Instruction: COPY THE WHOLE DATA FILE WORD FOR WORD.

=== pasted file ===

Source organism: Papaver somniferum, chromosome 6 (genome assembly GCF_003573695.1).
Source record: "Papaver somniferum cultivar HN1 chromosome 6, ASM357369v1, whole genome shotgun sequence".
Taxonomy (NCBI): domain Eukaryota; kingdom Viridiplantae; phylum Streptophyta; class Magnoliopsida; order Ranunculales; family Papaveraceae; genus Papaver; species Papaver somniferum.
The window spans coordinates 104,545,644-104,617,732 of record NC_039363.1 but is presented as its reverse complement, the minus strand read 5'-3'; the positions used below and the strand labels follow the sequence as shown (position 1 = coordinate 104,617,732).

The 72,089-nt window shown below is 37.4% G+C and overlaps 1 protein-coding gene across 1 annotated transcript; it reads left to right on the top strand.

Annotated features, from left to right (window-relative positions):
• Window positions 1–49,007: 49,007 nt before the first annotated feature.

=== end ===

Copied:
Source organism: Papaver somniferum, chromosome 6 (genome assembly GCF_003573695.1).
Source record: "Papaver somniferum cultivar HN1 chromosome 6, ASM357369v1, whole genome shotgun sequence".
Taxonomy (NCBI): domain Eukaryota; kingdom Viridiplantae; phylum Streptophyta; class Magnoliopsida; order Ranunculales; family Papaveraceae; genus Papaver; species Papaver somniferum.
The window spans coordinates 104,545,644-104,617,732 of record NC_039363.1 but is presented as its reverse complement, the minus strand read 5'-3'; the positions used below and the strand labels follow the sequence as shown (position 1 = coordinate 104,617,732).

The 72,089-nt window shown below is 37.4% G+C and overlaps 1 protein-coding gene across 1 annotated transcript; it reads left to right on the top strand.

Annotated features, from left to right (window-relative positions):
• Window positions 1–49,007: 49,007 nt before the first annotated feature.